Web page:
It is self-evident that contemporary digital artistic practiceshares the logic of database. On the one hand,the unique featureof “database aesthetics” generatestension between most of linear and hierarchical databases and instructions. On the other hand, the reset and reproduction of information in the structure of “database aesthetics”seemingly enjoy unlimited possibilities, and thereby inevitably cause tension among information structures, data streams, and available visual forms. As a result, the term“database aesthetics,” which is often used foraesthetically describing or applying the logic of Big Data, has become a critical theme that is strictly necessary to be addressed in the field of digital art. It can be represented as information in any form, a filtered data set, or a piece of visualized information. Based on this conception, “database aesthetics” has become a potential concept, an epistemological belief, a visual model of social behavior, or even a cultural form.

More importantly, except thatgeneral visualized data sets do not actually display the basic structure of databases,many digital artworks are able to create meanings by using the information embeddedinBig Data. Theseworks carry cultural implications and make this approach a hyper-narrative strategyfor demonstrating cultural values andaccords. As Lev Manovich claims, “databases” and “narratives” are inherently in a state of hostility. Each claims that it exclusively possesses the power of defining the world. Databasesrepresent the world in which we live in the form of item catalogueregardless of the actual operational state of the world, whilenarratives require protagonists, narrators, contexts, plots, and causal relationships that are ostensibly not the itemized outcomes. Nevertheless, the differences between databases and narratives do not imply that they are mutually exclusive forms. We will cognize that the narrative elements of digital art practice are still organized in the form of database structure. Meanwhile, interactive narratives or hyper-narratives can be understood as the aggregation of multiple trajectories of a database. As a result, we can get a general idea of the simultaneous emphasis on traditional narrative elements and database structuresthroughobserving the interaction among and reorganization of the components.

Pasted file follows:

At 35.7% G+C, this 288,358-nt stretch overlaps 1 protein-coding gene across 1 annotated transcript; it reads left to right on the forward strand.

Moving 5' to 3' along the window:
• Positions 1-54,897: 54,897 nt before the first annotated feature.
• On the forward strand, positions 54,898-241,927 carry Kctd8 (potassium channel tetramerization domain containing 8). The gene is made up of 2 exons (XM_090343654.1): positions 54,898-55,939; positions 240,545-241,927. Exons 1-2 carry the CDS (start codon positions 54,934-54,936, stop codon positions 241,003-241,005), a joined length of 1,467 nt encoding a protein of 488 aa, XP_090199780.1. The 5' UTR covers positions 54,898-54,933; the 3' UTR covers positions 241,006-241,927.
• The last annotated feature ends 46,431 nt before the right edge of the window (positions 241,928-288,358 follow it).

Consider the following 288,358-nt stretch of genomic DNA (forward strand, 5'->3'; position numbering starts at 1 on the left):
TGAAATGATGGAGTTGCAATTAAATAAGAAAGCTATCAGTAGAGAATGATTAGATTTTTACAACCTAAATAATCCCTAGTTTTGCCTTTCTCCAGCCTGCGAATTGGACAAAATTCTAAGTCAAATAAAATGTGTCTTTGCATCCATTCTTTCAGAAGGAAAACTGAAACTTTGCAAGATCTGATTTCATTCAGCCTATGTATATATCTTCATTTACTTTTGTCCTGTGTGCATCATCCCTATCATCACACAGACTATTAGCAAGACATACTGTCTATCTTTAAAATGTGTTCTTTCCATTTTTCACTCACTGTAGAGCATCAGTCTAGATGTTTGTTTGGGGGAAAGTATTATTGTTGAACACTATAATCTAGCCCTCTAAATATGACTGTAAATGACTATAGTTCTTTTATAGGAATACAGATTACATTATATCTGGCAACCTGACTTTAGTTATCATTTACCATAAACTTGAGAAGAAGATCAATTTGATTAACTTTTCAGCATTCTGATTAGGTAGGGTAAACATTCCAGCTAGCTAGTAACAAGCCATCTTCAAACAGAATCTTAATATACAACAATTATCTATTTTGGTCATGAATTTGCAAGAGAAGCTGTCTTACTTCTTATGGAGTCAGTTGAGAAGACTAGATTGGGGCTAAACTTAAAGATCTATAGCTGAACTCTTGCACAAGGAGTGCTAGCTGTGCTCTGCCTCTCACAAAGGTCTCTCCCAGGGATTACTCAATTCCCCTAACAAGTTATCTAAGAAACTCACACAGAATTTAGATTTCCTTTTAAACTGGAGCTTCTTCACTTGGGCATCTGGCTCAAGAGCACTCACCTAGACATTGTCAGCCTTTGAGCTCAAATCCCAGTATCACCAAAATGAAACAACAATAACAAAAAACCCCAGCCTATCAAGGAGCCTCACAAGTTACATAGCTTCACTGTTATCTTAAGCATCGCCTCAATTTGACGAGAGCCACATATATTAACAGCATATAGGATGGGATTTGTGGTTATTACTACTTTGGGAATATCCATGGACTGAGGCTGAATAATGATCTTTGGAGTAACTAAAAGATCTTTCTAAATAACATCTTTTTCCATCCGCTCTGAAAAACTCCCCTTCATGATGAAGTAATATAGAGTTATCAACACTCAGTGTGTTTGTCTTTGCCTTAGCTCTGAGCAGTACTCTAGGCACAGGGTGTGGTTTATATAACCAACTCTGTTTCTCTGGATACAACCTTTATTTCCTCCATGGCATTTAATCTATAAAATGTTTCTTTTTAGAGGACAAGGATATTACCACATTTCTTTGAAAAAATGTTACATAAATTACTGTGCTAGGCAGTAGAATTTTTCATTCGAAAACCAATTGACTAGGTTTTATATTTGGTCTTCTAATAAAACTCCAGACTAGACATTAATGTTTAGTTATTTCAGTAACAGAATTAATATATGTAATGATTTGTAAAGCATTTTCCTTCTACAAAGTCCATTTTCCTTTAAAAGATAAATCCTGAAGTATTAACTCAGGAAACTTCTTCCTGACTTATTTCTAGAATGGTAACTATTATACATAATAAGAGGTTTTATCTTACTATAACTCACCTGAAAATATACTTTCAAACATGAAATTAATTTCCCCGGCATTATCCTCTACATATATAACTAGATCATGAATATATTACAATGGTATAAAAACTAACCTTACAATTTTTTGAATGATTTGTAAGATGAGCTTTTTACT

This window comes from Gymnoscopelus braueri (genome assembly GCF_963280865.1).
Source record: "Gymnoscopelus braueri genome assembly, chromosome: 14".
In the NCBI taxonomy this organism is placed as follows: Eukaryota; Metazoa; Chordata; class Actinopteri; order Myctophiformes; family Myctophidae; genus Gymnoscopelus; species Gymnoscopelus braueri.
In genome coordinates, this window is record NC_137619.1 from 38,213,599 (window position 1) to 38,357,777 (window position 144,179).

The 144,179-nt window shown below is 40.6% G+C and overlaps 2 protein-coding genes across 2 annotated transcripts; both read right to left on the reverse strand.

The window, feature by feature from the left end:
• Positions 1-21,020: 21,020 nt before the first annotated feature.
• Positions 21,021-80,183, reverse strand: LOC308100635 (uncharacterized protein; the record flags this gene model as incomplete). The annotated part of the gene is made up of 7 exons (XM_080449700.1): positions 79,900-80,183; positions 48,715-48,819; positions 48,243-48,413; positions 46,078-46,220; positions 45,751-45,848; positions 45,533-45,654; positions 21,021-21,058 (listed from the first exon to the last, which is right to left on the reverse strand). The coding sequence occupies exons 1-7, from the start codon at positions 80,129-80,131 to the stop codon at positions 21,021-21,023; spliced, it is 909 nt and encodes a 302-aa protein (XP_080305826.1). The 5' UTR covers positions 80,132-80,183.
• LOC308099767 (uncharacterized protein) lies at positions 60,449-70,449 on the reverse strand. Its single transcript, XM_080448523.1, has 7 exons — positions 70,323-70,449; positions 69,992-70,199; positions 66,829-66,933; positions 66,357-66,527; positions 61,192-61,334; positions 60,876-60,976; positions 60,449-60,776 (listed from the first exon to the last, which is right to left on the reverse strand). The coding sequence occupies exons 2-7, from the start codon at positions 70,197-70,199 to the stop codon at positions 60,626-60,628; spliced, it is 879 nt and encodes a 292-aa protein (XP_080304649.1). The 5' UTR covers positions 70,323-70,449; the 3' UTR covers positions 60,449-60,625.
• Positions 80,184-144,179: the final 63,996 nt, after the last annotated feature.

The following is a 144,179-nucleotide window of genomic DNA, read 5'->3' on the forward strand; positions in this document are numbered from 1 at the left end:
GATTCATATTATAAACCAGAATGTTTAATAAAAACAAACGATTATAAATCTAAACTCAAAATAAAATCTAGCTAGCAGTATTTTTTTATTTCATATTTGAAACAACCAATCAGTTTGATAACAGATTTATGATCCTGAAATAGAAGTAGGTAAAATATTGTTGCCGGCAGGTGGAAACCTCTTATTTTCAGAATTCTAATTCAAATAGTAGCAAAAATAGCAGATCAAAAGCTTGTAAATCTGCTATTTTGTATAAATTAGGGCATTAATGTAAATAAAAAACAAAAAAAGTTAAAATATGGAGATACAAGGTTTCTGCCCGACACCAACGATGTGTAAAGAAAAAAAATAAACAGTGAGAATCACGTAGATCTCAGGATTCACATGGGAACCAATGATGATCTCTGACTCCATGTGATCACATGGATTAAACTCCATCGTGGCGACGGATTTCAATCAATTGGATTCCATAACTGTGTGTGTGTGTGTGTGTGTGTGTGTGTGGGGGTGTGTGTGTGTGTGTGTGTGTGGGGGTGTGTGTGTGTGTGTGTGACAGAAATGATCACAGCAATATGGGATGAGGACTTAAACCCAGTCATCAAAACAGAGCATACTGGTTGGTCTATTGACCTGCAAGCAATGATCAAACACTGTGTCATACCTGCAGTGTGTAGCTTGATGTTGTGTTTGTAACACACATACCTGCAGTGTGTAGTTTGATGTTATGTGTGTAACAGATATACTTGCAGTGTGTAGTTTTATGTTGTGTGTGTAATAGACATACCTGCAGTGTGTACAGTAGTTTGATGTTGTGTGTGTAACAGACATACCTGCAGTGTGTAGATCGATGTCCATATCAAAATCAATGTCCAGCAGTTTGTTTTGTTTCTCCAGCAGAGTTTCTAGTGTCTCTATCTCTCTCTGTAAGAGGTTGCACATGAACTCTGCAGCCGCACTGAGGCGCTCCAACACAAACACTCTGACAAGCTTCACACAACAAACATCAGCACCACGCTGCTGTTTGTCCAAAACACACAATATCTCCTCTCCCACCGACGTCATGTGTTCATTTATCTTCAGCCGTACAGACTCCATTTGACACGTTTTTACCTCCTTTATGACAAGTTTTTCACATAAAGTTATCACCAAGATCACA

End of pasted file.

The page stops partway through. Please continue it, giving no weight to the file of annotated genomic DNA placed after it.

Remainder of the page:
With this regard,in 2013, which is known as the “first year of Big Data practice,” the 8th Taipei Digital Art Festival proposes “Data-Neurons” as its curatorial theme. It follows the approach ofcalling for proposals of interdisciplinary work without classification adopted since the 7th Taipei Digital Art Festival. Based on the five major activities of the Festival, namely the International Digital Art Exhibition, the Digital Art Awards, the Digital Art PerformanceAwards, the Digital Art Platform, and the AnimA, together with other education and promotion programs, the 8th Taipei Digital Art Festival organizes additional programs such asan opening show of “HH electronic music and visual performance”, the interdisciplinary performance “Threads” collaborated between the DAC (Digital Art Center, Taipei) and the GRAME (centre national de création musicale, Lyon, France), a special exhibition of the art of video games, and a pavilion for the special exhibition of digital design that is more in line with the curatorial theme of this year. A special exhibition of “APPArtAward” held by the ZKM (Zentrum für Kunst und Medientechnologie Karlsruhe, Germany) is also included. These contemporary and avant-garde digital artworks will collectively incarnate the proposition that the cultural form shaped by Big Data will become the core of the contemporary digital world.